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SOMERVILLE

Pressed, police probe alleged gay-bashing

Email|Print| Text size + By Danielle Dreilinger
Globe Correspondent / December 9, 2007

Somerville police last week were investigating an alleged hate crime and possible police error after outcry from a gay-rights group.

Don Gorton, chairman of the Gay and Lesbian Anti-Violence Project, said Lisa Daloia of northeastern Massachusetts and two other women were beaten up in the early hours of Nov. 18 while leaving a friend's house.

A man allegedly started taunting Daloia and her group of six friends earlier in the evening at the On the Hill Tavern in Magoun Square. Gorton said the same man then confronted several of the women at a Dunkin' Donuts, saying, "You're a [expletive] lesbian" and the like while his sister flashed her breasts.

Daloia was knocked unconscious, Gorton said; her friends, he added, received "bruises all over their faces and parts of their bodies." Daloia has been experiencing post-traumatic stress since the incident, he continued. She now fears for her safety and no longer wants to talk to the press.

Police Department spokesman Paul Upton said that as far as police at the scene knew, none of the victims required medical treatment. The only person transported to the hospital in the presence of officers, he said, was "the sister of the man being accused," for an unrelated ailment.Upton would not identify the alleged assailant, but said he lives "substantially away from the city" and was identified by relatives at the scene.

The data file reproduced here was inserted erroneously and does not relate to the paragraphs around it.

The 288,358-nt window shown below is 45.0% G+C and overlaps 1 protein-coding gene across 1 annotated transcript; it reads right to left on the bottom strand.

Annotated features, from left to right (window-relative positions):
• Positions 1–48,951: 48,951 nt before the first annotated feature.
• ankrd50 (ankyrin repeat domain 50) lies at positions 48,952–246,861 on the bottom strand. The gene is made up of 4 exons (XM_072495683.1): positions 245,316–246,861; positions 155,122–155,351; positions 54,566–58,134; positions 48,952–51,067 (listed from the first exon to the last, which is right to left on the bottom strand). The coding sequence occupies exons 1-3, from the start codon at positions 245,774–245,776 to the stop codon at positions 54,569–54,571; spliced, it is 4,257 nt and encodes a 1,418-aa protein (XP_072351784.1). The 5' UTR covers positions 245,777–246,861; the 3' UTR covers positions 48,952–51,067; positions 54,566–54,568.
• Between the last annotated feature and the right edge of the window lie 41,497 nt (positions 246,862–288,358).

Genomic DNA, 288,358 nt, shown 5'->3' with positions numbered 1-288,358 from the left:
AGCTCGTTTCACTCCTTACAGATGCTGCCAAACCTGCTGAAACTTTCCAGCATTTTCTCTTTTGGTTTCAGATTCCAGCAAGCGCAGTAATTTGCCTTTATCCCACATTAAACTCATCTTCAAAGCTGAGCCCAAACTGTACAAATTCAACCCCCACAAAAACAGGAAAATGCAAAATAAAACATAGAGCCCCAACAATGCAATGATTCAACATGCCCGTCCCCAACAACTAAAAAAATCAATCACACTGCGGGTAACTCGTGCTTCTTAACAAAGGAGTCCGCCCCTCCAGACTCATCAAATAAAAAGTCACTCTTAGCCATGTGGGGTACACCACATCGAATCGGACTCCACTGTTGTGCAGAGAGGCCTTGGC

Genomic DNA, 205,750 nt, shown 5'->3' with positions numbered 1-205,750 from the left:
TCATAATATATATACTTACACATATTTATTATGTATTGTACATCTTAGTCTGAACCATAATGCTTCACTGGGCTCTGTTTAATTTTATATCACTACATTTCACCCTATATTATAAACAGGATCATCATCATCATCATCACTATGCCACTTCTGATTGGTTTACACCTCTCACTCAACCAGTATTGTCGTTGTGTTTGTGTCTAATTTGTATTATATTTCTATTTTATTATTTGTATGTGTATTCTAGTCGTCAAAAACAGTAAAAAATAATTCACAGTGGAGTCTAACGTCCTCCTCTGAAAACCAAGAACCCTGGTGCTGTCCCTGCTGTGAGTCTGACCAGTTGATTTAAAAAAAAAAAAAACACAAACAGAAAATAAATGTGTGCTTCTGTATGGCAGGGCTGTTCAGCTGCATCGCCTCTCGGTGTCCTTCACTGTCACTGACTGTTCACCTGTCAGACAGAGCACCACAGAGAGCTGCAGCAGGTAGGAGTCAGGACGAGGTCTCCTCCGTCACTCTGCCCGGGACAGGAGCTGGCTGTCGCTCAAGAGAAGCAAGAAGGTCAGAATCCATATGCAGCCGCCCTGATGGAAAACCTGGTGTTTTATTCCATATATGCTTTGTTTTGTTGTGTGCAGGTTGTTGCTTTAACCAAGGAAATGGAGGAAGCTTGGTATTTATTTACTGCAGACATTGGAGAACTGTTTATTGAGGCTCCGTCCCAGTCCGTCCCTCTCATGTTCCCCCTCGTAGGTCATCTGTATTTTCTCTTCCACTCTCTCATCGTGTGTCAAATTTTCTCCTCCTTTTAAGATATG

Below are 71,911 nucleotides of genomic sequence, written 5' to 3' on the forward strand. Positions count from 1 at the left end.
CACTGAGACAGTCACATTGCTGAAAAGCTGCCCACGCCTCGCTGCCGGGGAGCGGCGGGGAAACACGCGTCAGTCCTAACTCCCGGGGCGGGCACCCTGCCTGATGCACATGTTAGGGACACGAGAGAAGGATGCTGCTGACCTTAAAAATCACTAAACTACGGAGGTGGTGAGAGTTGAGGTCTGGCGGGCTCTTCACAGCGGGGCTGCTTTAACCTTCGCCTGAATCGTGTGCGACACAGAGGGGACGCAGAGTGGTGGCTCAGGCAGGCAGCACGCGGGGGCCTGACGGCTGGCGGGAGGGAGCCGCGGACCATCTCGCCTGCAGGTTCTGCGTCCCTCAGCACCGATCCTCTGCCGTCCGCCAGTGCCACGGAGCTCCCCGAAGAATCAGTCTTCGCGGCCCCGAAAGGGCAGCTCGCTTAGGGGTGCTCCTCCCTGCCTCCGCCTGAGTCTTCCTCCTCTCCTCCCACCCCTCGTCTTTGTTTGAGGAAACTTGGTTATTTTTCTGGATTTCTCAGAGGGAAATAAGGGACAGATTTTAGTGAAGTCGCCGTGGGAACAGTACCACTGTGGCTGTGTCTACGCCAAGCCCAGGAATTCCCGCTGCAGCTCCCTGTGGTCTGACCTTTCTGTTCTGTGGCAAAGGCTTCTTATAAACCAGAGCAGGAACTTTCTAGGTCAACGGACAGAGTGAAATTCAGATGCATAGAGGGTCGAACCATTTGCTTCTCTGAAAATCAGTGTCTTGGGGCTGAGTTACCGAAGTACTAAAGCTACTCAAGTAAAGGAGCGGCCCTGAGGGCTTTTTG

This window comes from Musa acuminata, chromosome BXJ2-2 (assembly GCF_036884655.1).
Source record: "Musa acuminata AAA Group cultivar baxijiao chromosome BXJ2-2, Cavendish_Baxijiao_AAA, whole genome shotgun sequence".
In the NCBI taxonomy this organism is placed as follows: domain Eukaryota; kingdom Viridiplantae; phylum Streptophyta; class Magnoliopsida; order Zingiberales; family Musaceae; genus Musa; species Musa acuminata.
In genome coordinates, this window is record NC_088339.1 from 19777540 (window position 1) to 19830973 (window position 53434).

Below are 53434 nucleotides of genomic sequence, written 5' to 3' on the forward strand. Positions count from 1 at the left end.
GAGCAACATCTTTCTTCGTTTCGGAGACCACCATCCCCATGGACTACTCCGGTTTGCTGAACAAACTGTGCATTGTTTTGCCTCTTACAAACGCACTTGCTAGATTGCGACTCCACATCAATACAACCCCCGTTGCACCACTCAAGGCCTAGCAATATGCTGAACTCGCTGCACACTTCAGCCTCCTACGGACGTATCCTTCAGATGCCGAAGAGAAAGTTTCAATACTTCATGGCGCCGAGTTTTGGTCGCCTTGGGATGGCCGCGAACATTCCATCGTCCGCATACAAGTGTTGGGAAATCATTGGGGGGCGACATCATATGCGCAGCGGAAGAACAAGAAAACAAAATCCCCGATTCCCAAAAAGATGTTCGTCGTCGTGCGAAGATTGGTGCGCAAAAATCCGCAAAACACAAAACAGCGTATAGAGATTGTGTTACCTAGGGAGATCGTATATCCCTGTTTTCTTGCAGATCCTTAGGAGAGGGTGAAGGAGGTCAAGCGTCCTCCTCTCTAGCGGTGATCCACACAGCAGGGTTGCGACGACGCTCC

Gorton wrote a letter to the Somerville police chief on Nov. 24 urging an investigation and expressing concern that the alleged perpetrator had not been arrested.

Five days later, the city confirmed, Mayor Joseph Curtatone and state Representative Carl Sciortino met with Daloia and Gorton. "The mayor expressed forcefully that hate crimes were not acceptable in Somerville," Gorton said. Curtatone declined to comment on matters being probed.

In a statement, Sciortino condemned gay-bashing and said he expects "both the incident and how it was handled by the police to be thoroughly investigated."

According to Upton, "as soon as the chief of police became aware of this allegation, he ordered simultaneous investigations" to determine whether the incident was a hate crime and whether the police acted appropriately. He added that the man was not arrested because he left before police arrived.

According to co-chairman César Urrunaga, the Somerville Human Rights Commission has "received few complaints" from the lesbian, gay, bisexual, and transgendered community this year. The "vast majority" of Somerville residents, he said, tolerate or support that community.

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